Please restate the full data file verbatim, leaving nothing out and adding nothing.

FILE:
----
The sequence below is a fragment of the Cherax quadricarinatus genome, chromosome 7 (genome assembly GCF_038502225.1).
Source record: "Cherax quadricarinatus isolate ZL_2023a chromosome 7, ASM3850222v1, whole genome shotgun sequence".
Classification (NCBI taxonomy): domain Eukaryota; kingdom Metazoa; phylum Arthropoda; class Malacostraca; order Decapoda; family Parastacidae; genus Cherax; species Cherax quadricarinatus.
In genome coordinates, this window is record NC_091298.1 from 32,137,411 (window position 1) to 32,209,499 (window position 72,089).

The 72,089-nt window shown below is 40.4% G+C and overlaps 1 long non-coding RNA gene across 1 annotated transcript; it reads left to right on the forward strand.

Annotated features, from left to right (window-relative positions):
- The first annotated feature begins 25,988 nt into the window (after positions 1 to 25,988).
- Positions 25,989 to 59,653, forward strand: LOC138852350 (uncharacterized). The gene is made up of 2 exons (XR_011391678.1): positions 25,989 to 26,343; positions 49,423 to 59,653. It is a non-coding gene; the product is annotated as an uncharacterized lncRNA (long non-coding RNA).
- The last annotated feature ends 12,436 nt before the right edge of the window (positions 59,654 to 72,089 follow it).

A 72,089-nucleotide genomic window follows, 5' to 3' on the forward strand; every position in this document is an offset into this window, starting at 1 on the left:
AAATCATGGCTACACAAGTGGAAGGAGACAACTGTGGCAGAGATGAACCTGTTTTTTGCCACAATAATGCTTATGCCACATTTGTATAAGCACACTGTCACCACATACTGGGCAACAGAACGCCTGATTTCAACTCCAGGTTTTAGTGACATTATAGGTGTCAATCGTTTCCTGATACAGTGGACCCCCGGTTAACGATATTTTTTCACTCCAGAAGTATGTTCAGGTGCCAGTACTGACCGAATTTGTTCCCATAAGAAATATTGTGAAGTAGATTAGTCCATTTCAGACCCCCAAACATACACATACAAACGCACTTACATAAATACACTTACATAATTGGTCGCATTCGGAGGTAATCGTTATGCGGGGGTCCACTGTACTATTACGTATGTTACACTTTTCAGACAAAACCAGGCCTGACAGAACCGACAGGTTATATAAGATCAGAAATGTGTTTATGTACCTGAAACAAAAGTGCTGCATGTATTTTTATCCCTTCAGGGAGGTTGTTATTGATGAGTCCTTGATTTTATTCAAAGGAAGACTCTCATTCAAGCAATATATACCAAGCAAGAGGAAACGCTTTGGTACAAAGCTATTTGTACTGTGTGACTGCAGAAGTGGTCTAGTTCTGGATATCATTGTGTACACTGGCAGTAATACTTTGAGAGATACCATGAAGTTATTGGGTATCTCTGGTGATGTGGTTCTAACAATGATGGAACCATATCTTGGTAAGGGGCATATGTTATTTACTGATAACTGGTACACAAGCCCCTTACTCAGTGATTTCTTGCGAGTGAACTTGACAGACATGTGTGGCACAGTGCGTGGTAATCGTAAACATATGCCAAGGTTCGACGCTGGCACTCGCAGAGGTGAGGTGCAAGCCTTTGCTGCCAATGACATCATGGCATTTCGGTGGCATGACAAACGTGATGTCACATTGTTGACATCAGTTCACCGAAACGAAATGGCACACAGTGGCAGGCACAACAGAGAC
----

The sequence below is a fragment of the Cherax quadricarinatus genome, chromosome 7 (genome assembly GCF_038502225.1).
Source record: "Cherax quadricarinatus isolate ZL_2023a chromosome 7, ASM3850222v1, whole genome shotgun sequence".
Classification (NCBI taxonomy): domain Eukaryota; kingdom Metazoa; phylum Arthropoda; class Malacostraca; order Decapoda; family Parastacidae; genus Cherax; species Cherax quadricarinatus.
In genome coordinates, this window is record NC_091298.1 from 32,137,411 (window position 1) to 32,209,499 (window position 72,089).

The 72,089-nt window shown below is 40.4% G+C and overlaps 1 long non-coding RNA gene across 1 annotated transcript; it reads left to right on the forward strand.

Annotated features, from left to right (window-relative positions):
- The first annotated feature begins 25,988 nt into the window (after positions 1 to 25,988).
- Positions 25,989 to 59,653, forward strand: LOC138852350 (uncharacterized). The gene is made up of 2 exons (XR_011391678.1): positions 25,989 to 26,343; positions 49,423 to 59,653. It is a non-coding gene; the product is annotated as an uncharacterized lncRNA (long non-coding RNA).
- The last annotated feature ends 12,436 nt before the right edge of the window (positions 59,654 to 72,089 follow it).

A 72,089-nucleotide genomic window follows, 5' to 3' on the forward strand; every position in this document is an offset into this window, starting at 1 on the left:
AAATCATGGCTACACAAGTGGAAGGAGACAACTGTGGCAGAGATGAACCTGTTTTTTGCCACAATAATGCTTATGCCACATTTGTATAAGCACACTGTCACCACATACTGGGCAACAGAACGCCTGATTTCAACTCCAGGTTTTAGTGACATTATAGGTGTCAATCGTTTCCTGATACAGTGGACCCCCGGTTAACGATATTTTTTCACTCCAGAAGTATGTTCAGGTGCCAGTACTGACCGAATTTGTTCCCATAAGAAATATTGTGAAGTAGATTAGTCCATTTCAGACCCCCAAACATACACATACAAACGCACTTACATAAATACACTTACATAATTGGTCGCATTCGGAGGTAATCGTTATGCGGGGGTCCACTGTACTATTACGTATGTTACACTTTTCAGACAAAACCAGGCCTGACAGAACCGACAGGTTATATAAGATCAGAAATGTGTTTATGTACCTGAAACAAAAGTGCTGCATGTATTTTTATCCCTTCAGGGAGGTTGTTATTGATGAGTCCTTGATTTTATTCAAAGGAAGACTCTCATTCAAGCAATATATACCAAGCAAGAGGAAACGCTTTGGTACAAAGCTATTTGTACTGTGTGACTGCAGAAGTGGTCTAGTTCTGGATATCATTGTGTACACTGGCAGTAATACTTTGAGAGATACCATGAAGTTATTGGGTATCTCTGGTGATGTGGTTCTAACAATGATGGAACCATATCTTGGTAAGGGGCATATGTTATTTACTGATAACTGGTACACAAGCCCCTTACTCAGTGATTTCTTGCGAGTGAACTTGACAGACATGTGTGGCACAGTGCGTGGTAATCGTAAACATATGCCAAGGTTCGACGCTGGCACTCGCAGAGGTGAGGTGCAAGCCTTTGCTGCCAATGACATCATGGCATTTCGGTGGCATGACAAACGTGATGTCACATTGTTGACATCAGTTCACCGAAACGAAATGGCACACAGTGGCAGGCACAACAGAGAC